An entry is defined in LEAP as the filing of a set of employment records in a particular year by an enterprise that did not do so in the previous year. That is, a new firm is one that did not file any T4 slips in the previous year or whose identification number did not exist in the previous year. The event that triggers the registration of a new firm in the entry database, then, is the employment of workers.

2.2 What unit should be defined as the production entity?

The issue

Studies of the dynamics of entry focus on the extent to which the entities operating in the economy are being renewed. But economic entities are complex in that they often operate together as a family of production units. That means that statistical programs must choose the level at which entry is defined.

Production entities exist at different levels in the production chain. At the lowest level are the individual locations where production occurs, which are sometimes referred to as establishments or locations. At a higher level are all establishments owned by a legal entity—for example, a corporation or an unincorporated business. At still higher levels are all legal entities controlled by a parent that is itself a separate legal entity—what might be called the ultimate parent.

Entry can be defined using entities at any of the above stages or levels. The lower the level (i.e., plants as opposed to firms), the larger will be entry counts. A new plant is not necessarily associated with the creation of a new legal entity. Therefore, entry counts will differ if plants are used, as opposed to legal entities. Moreover, there are different levels of legal entity with the ultimate parent being the most comprehensive in that it may own numerous legal entities. Entry counts of legal entities will be higher than entry counts of ultimate parents who can own multiple legal entities.

No single choice will suit all analytical users. For those who want to know renewal rates at the location or production level, plant entry counts are required. For those who want to track the evolution of diversified mega corporations, data on new ultimate parents are important. For those who want to assess measures of new firms that involve something between an establishment and a conglomerate, a meaningful middle ground must be chosen.Note 10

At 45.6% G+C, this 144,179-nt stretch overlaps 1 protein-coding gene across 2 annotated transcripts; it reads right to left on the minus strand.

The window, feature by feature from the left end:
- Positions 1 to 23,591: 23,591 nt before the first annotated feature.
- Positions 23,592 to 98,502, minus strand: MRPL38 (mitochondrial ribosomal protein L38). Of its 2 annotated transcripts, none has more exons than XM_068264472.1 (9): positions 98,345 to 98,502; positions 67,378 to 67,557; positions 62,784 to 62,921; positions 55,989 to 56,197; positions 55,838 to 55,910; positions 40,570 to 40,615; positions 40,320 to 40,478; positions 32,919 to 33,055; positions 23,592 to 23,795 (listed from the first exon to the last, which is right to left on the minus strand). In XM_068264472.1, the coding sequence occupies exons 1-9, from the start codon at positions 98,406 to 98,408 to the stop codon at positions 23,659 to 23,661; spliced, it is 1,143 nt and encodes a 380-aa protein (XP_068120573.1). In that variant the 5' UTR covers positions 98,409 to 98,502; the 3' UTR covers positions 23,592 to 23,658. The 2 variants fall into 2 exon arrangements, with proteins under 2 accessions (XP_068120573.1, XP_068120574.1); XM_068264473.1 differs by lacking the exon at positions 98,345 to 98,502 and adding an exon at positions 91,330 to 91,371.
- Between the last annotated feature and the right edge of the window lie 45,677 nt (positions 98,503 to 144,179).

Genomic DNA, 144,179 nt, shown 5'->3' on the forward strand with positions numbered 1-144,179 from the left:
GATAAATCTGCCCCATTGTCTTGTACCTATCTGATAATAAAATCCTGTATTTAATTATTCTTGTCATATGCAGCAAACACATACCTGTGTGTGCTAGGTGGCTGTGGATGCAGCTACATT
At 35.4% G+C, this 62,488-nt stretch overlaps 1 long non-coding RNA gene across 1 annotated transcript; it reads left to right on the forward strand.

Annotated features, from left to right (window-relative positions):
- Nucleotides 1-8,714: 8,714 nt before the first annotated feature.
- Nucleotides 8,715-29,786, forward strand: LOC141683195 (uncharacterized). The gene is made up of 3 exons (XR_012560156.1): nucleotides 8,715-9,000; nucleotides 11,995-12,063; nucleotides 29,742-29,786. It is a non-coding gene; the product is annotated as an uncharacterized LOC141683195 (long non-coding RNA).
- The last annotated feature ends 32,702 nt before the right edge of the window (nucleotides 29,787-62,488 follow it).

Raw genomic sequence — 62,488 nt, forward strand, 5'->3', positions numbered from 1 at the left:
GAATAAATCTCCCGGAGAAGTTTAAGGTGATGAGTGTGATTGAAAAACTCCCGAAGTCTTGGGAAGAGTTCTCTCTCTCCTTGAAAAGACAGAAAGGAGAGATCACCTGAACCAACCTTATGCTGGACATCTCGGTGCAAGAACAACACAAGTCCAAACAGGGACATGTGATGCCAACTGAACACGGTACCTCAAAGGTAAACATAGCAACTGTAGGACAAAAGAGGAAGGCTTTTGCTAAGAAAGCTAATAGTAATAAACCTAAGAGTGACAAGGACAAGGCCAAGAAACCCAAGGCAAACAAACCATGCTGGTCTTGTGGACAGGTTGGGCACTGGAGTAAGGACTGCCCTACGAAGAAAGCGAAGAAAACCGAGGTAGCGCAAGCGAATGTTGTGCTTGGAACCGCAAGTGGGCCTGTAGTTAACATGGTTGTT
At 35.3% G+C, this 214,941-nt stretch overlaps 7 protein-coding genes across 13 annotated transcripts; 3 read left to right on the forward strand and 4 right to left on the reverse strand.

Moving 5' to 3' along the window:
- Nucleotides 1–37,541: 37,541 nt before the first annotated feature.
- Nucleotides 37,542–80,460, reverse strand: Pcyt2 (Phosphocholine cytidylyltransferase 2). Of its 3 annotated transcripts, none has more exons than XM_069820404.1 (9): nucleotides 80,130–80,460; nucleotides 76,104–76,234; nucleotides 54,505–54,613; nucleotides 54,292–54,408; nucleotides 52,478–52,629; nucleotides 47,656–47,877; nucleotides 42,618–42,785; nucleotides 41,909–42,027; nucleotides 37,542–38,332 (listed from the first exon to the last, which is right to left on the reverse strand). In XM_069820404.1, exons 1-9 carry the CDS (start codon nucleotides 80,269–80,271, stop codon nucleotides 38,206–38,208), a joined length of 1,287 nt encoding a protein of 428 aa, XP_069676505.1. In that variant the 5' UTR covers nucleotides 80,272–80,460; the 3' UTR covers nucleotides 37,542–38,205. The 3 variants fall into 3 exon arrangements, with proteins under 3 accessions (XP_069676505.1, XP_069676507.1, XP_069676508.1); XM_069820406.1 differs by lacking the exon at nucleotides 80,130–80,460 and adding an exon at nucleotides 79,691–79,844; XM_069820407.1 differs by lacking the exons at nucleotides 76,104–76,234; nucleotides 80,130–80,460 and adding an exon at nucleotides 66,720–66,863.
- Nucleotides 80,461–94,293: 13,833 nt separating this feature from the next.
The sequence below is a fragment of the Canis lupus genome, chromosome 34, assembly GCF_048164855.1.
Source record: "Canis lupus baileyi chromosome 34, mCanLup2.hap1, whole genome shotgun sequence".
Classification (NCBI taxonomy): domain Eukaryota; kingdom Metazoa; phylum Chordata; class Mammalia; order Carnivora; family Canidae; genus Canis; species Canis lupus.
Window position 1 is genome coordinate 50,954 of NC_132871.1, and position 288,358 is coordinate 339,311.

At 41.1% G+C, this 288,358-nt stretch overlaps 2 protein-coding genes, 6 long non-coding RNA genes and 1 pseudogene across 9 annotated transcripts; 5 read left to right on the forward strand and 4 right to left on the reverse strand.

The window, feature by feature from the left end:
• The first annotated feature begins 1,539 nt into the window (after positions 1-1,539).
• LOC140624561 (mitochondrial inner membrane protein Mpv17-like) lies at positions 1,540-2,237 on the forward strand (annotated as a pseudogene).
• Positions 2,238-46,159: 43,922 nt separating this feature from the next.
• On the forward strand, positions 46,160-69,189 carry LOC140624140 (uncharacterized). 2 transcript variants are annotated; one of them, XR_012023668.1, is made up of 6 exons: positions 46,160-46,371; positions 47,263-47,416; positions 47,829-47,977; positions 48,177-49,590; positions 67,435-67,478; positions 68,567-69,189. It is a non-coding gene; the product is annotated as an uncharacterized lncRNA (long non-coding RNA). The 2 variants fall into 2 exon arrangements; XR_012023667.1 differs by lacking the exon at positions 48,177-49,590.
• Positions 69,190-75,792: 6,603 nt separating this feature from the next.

Statisticians therefore face two challenges: deciding on a meaningful concept and then measuring it. The procedure used to measure entry may involve a compromise between optimality and practicality. Whether alternate measures can be estimated, or estimated with acceptable quality, depends on the type and quality of information contained in business registers, which attempt to track the webs of ownership that connect firms. In some cases, connections between production entities occur simply through ownership of multiple entities by the same individual, and these generally cannot be tracked through the maps of corporate structure that are publicly available.Note 11

Solution adopted for estimating Canadian entry rates

The appearance of an enterprise that files a T4 slip for the first time is used at the first stage in the definition of an entrant in LEAP. The Canadian entry rates focus on the legal entity defined as the ‘enterprise’ in the Business Register. This entity basically corresponds to the lowest level of the production entity that reports a complete set of financial accounts that allow revenue, costs and profits to be tabulated.Note 12 In practice, this is a legal entity that files corporate taxes with the tax authorities. It is also at this level that a separate definable legal entity generally exists.

The first-level legal entity is chosen for the analysis because it provides the basic building block upon which firms organize themselves for reasons that are meaningful to the business community. Financial statements are an essential part of the control process within firms. The first level at which these statements are produced is the organizational unit used by industry.